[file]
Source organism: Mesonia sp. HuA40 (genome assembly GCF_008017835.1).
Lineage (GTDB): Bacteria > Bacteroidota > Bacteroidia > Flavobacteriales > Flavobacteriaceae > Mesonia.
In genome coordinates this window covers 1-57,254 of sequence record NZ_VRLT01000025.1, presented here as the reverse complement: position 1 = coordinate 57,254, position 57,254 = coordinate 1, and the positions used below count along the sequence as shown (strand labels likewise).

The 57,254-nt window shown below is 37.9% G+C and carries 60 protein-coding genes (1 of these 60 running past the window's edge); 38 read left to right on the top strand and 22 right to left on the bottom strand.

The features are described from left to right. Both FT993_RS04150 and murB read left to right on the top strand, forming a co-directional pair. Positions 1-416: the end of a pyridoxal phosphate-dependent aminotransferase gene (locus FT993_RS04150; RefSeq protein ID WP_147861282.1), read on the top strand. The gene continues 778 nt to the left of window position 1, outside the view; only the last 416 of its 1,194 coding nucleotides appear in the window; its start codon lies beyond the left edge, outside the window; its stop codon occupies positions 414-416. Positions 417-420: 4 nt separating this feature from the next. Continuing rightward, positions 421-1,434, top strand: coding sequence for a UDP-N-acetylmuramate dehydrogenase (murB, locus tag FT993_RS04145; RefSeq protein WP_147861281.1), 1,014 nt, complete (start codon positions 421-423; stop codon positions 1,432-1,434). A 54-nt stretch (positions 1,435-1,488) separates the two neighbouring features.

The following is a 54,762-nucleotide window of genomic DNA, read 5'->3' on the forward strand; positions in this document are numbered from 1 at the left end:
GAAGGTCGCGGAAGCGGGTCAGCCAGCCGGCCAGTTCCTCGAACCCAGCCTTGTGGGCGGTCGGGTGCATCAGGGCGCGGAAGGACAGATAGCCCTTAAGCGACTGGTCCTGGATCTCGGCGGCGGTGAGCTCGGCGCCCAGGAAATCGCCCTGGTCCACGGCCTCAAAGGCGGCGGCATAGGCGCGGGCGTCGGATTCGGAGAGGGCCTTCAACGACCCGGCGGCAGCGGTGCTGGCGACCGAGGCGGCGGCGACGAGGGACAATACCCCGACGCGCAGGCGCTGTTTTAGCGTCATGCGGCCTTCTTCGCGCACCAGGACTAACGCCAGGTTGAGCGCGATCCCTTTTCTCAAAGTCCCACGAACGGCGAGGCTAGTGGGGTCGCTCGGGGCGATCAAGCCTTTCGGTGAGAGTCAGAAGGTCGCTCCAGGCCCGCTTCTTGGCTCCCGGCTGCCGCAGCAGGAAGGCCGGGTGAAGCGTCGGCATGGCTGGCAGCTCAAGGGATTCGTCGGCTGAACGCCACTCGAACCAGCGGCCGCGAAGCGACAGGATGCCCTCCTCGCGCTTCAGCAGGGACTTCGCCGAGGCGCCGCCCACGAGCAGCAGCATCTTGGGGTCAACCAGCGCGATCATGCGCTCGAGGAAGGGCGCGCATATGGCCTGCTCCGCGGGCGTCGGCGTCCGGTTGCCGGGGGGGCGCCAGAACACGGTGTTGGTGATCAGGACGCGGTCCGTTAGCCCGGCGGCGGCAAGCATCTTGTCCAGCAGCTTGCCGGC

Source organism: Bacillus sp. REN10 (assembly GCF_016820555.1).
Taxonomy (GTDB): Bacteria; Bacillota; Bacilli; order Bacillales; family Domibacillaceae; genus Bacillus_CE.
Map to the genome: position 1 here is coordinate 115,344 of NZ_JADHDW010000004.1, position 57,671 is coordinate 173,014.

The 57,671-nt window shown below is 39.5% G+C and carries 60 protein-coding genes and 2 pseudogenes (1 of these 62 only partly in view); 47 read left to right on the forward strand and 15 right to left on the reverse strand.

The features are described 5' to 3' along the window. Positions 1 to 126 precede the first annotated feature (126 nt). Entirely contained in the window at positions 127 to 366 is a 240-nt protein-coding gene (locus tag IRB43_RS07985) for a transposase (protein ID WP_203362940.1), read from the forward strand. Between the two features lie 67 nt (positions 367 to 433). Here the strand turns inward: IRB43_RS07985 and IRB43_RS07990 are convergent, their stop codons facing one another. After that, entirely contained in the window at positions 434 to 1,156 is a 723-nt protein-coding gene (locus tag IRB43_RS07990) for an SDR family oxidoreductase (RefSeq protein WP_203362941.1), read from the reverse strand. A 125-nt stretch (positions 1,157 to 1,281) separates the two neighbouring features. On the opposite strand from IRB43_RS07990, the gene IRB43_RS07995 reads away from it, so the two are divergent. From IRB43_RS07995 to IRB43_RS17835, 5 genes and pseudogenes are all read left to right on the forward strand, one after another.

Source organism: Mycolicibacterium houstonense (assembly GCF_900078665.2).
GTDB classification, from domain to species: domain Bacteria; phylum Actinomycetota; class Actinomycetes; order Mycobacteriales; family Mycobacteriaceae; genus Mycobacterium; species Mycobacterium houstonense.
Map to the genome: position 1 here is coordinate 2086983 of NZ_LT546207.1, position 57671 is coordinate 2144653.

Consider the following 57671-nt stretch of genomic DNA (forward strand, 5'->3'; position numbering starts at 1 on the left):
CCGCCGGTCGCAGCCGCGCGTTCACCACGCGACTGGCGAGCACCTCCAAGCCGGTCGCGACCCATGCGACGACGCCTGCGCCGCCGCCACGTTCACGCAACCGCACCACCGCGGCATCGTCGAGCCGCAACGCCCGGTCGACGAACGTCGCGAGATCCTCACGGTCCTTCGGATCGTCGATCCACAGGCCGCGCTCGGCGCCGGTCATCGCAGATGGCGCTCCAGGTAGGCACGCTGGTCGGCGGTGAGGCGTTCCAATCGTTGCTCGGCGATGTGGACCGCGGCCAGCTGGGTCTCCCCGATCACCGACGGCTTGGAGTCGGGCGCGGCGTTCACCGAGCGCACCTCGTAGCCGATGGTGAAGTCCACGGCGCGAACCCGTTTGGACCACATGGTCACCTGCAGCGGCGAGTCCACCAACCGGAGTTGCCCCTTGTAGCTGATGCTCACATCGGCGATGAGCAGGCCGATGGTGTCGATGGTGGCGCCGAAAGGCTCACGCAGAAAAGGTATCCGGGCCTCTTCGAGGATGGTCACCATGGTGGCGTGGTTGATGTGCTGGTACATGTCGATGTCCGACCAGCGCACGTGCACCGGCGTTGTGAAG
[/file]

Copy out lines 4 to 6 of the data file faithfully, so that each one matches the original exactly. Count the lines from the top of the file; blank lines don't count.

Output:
The 57,254-nt window shown below is 37.9% G+C and carries 60 protein-coding genes (1 of these 60 running past the window's edge); 38 read left to right on the top strand and 22 right to left on the bottom strand.

The features are described from left to right. Both FT993_RS04150 and murB read left to right on the top strand, forming a co-directional pair. Positions 1-416: the end of a pyridoxal phosphate-dependent aminotransferase gene (locus FT993_RS04150; RefSeq protein ID WP_147861282.1), read on the top strand. The gene continues 778 nt to the left of window position 1, outside the view; only the last 416 of its 1,194 coding nucleotides appear in the window; its start codon lies beyond the left edge, outside the window; its stop codon occupies positions 414-416. Positions 417-420: 4 nt separating this feature from the next. Continuing rightward, positions 421-1,434, top strand: coding sequence for a UDP-N-acetylmuramate dehydrogenase (murB, locus tag FT993_RS04145; RefSeq protein WP_147861281.1), 1,014 nt, complete (start codon positions 421-423; stop codon positions 1,432-1,434). A 54-nt stretch (positions 1,435-1,488) separates the two neighbouring features.

The following is a 54,762-nucleotide window of genomic DNA, read 5'->3' on the forward strand; positions in this document are numbered from 1 at the left end: